Surprisingly, 20–30% of all of the binding sites across the genome were located in TEs, with as many as 38,500 TEs containing at least one binding site. The majority of these were in a copy-and-paste type of TE known as a retrotransposon, which duplicates itself, leaving a new copy in a new location.

The TE-derived binding site sequences were more conserved across species than expected, indicating that they are being preserved by evolution because they serve some important function.

The evolutionary co-option tale may be set for a fall, because “it remains unclear how common this mode of TE-mediated regulatory network evolution is.” Design advocates could look at this data with non-Darwinian assumptions and conclude, with Paul Nelson, “If it works, it’s not happening by accident.”

Non-Coding DNA Solution Proposed

A review essay in BioEssays by Giorgio Bernardi has the intriguing title, “The Genomic Code: A Pervasive Encoding/Molding of Chromatin Structures and a Solution of the ‘Non‐Coding DNA’ Mystery.” The solution? Much of the non-coding DNA is involved in creating the architectural structure that the coding regions require in order to be accessible. They build the “LADs” (lamina-associated domains) that connect to the nuclear envelope, and the “TADs” (topologically-associated domains) that create boundaries in the genome. This may help explain the mystery of GC-rich parts of the genome that are characterized by vast numbers of guanine/cytosine links in the double helix. Bernardi says:

the genomic code, which is responsible for the pervasive encoding and molding of primary chromatin domains (LADs and primary TADs, namely the “gene spaces”/”spatial compartments”) resolves the longstanding problems of “non‐coding DNA,” “junk DNA,” and “selfish DNA” leading to a new vision of the genome as shaped by DNA sequences.

Bernardi revels in the succeeding waves of discovery that untied the “mystery” of non-coding DNA. What were these long, repetitive sequences, called isochores, doing? Why were they there? It took 66 years, but Bernardi seems pleased that molecular biology has finally arrived at a “complete picture of the genomic code, including the crucial connection with gene spaces/spatial compartments that the genes rely on for their function.” Junk DNA thereby has been promoted from a parasitic burden to an essential part of the genome.

Three main explanations were put forward for the existence of non‐coding DNA, a problem deserving of the term “mystery,” given that it had withstood 50 years of probing. Ohno, mostly focusing on pseudo‐genes, proposed that non‐coding DNA was “junk DNA.” Doolittle and Sapienza and Orgel and Crick suggested the idea of “selfish DNA,” mainly involving transposons visualized as molecular parasites rather than having an adaptive function for their hosts. In contrast, the ENCODE project claimed that the majority (≈80%) of the genome participated “in at least one biochemical RNA‐ and/or chromatin‐associated event in at least one cell type.” This claim, however, was rejected, mainly because of the loose definition of “functional” elements, in favor of the view that “junk DNA” or “selfish DNA” correspond to 80–95% of the human genome.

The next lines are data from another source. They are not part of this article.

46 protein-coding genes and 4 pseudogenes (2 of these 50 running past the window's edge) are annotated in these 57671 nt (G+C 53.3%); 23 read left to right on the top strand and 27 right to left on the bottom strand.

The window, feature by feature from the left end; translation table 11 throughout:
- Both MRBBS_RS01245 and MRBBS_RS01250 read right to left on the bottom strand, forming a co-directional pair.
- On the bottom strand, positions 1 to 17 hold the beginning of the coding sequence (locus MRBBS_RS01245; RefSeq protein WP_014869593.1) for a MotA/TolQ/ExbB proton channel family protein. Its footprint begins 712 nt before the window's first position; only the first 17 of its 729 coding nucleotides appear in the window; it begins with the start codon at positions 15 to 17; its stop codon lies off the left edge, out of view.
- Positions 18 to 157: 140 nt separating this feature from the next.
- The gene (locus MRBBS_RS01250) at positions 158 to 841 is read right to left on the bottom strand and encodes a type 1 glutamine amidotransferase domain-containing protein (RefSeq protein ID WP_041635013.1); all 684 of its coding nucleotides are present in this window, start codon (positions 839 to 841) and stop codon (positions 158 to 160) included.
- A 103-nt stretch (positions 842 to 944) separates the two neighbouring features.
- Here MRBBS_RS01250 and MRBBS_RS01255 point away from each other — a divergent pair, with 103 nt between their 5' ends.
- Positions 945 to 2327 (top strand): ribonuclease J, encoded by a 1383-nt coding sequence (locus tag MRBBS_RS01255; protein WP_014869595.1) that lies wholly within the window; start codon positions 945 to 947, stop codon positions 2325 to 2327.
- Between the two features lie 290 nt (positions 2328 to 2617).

At first sight, the pervasive involvement of isochores in the formation of chromatin domains and spatial compartments seems to leave little or no room for “junk” or “selfish” DNA. However, one should now consider that coding sequences are compositionally correlated with the isochores in which they are located (the compositional constraints of the latter depending upon the need to encode/mold chromatin structures as already mentioned) and yet they are expressed. This indicates that there is no problem for transposons to be, on the one hand, compositionally correlated with the “host” isochores, and on the other, to be active. Needless to say, this view also leads to an understanding of the “overlapping” transcription of long non‐coding RNAs that originate from the majority of DNA sequences and that plays important roles.

Let the evolutionists relegate their selfish/junk terminology to the dustbin of history. Anything with an important role is not junk. ID advocates predicted that the vast non-coding portions of DNA would prove to be functional, and they were right.

Photo: Jonathan Wells, via Discovery Institute.